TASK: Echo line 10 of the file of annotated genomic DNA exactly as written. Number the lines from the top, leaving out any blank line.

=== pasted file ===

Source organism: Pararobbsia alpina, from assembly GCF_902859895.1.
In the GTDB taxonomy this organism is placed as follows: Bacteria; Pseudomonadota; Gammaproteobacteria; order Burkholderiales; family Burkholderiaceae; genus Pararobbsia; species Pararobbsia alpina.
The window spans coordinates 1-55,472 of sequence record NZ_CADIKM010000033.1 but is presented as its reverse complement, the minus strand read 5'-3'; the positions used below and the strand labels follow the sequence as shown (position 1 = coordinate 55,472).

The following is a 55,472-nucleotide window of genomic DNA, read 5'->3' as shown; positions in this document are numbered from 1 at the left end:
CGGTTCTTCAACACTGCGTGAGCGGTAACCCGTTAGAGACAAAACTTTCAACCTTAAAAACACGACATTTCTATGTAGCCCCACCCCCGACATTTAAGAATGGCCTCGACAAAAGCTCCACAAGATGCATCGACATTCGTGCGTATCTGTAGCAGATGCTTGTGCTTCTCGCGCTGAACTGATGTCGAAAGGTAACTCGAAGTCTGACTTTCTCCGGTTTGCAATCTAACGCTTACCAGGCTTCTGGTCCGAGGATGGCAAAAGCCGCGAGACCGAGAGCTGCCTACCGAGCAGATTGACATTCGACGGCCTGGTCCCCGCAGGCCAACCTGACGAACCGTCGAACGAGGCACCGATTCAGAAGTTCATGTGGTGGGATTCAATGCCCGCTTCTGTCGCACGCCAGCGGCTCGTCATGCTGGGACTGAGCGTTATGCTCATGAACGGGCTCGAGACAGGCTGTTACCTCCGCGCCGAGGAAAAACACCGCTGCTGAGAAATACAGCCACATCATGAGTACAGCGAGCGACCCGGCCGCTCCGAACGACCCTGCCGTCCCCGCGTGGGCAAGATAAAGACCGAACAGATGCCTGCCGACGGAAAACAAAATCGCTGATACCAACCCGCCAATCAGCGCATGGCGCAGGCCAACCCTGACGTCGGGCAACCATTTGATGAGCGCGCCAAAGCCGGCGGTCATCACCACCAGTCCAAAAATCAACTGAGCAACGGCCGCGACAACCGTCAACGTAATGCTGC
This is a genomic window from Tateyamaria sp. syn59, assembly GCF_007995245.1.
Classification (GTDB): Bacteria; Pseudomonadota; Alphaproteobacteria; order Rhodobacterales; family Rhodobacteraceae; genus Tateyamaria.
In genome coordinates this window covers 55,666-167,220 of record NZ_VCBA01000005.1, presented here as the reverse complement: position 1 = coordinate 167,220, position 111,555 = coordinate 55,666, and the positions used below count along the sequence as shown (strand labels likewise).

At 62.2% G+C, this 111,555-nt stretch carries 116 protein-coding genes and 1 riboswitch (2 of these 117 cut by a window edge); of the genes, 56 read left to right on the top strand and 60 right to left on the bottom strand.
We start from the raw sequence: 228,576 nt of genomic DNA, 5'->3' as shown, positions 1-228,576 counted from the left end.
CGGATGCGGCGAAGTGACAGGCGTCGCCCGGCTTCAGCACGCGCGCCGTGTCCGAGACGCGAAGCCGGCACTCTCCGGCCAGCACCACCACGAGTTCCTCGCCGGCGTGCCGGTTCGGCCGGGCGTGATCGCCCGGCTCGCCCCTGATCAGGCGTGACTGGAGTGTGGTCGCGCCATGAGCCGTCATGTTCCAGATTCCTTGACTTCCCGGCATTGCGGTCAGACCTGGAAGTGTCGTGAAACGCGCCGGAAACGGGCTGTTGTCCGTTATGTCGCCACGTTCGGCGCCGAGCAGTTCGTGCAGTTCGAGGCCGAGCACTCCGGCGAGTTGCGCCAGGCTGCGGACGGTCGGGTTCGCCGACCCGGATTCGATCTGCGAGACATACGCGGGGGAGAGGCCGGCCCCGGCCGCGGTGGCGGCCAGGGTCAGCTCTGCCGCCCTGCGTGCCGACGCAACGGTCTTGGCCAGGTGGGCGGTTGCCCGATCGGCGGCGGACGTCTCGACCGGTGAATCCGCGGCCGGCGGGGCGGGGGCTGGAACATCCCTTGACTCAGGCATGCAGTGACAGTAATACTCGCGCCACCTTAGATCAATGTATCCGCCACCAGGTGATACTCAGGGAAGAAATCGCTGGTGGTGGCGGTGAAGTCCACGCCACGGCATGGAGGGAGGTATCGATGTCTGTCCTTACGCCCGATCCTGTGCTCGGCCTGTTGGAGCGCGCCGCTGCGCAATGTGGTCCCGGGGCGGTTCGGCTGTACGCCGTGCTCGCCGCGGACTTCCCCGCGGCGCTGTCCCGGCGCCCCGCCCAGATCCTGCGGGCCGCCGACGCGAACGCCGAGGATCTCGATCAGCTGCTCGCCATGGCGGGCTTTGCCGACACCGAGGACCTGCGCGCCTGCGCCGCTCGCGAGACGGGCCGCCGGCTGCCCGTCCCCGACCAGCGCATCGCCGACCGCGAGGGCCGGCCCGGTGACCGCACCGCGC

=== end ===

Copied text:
We start from the raw sequence: 228,576 nt of genomic DNA, 5'->3' as shown, positions 1-228,576 counted from the left end.